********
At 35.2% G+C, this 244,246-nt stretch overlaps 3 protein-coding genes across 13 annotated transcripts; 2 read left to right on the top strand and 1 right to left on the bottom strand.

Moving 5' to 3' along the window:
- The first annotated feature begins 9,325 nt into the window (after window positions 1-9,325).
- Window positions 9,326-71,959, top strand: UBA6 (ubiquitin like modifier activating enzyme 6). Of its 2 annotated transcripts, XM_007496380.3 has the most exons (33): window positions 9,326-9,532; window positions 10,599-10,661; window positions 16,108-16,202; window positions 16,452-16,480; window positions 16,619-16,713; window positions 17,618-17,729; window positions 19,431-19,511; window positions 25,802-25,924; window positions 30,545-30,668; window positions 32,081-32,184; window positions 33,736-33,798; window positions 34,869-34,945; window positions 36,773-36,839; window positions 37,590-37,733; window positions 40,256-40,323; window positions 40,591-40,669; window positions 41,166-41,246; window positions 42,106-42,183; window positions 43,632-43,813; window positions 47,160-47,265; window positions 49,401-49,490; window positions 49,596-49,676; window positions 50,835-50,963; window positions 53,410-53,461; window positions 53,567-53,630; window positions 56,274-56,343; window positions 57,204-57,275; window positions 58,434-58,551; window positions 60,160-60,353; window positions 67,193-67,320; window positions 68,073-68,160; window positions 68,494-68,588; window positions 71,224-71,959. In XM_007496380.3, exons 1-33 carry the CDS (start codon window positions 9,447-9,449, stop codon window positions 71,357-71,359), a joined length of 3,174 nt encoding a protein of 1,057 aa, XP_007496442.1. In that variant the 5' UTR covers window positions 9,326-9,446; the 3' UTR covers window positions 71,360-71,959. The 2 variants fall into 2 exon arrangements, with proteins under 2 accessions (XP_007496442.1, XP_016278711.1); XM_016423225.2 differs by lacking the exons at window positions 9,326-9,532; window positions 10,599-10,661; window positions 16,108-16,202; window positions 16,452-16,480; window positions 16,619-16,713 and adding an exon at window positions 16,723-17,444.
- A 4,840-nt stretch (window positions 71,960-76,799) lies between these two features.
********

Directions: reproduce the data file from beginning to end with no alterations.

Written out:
At 35.2% G+C, this 244,246-nt stretch overlaps 3 protein-coding genes across 13 annotated transcripts; 2 read left to right on the top strand and 1 right to left on the bottom strand.

Moving 5' to 3' along the window:
- The first annotated feature begins 9,325 nt into the window (after window positions 1-9,325).
- Window positions 9,326-71,959, top strand: UBA6 (ubiquitin like modifier activating enzyme 6). Of its 2 annotated transcripts, XM_007496380.3 has the most exons (33): window positions 9,326-9,532; window positions 10,599-10,661; window positions 16,108-16,202; window positions 16,452-16,480; window positions 16,619-16,713; window positions 17,618-17,729; window positions 19,431-19,511; window positions 25,802-25,924; window positions 30,545-30,668; window positions 32,081-32,184; window positions 33,736-33,798; window positions 34,869-34,945; window positions 36,773-36,839; window positions 37,590-37,733; window positions 40,256-40,323; window positions 40,591-40,669; window positions 41,166-41,246; window positions 42,106-42,183; window positions 43,632-43,813; window positions 47,160-47,265; window positions 49,401-49,490; window positions 49,596-49,676; window positions 50,835-50,963; window positions 53,410-53,461; window positions 53,567-53,630; window positions 56,274-56,343; window positions 57,204-57,275; window positions 58,434-58,551; window positions 60,160-60,353; window positions 67,193-67,320; window positions 68,073-68,160; window positions 68,494-68,588; window positions 71,224-71,959. In XM_007496380.3, exons 1-33 carry the CDS (start codon window positions 9,447-9,449, stop codon window positions 71,357-71,359), a joined length of 3,174 nt encoding a protein of 1,057 aa, XP_007496442.1. In that variant the 5' UTR covers window positions 9,326-9,446; the 3' UTR covers window positions 71,360-71,959. The 2 variants fall into 2 exon arrangements, with proteins under 2 accessions (XP_007496442.1, XP_016278711.1); XM_016423225.2 differs by lacking the exons at window positions 9,326-9,532; window positions 10,599-10,661; window positions 16,108-16,202; window positions 16,452-16,480; window positions 16,619-16,713 and adding an exon at window positions 16,723-17,444.
- A 4,840-nt stretch (window positions 71,960-76,799) lies between these two features.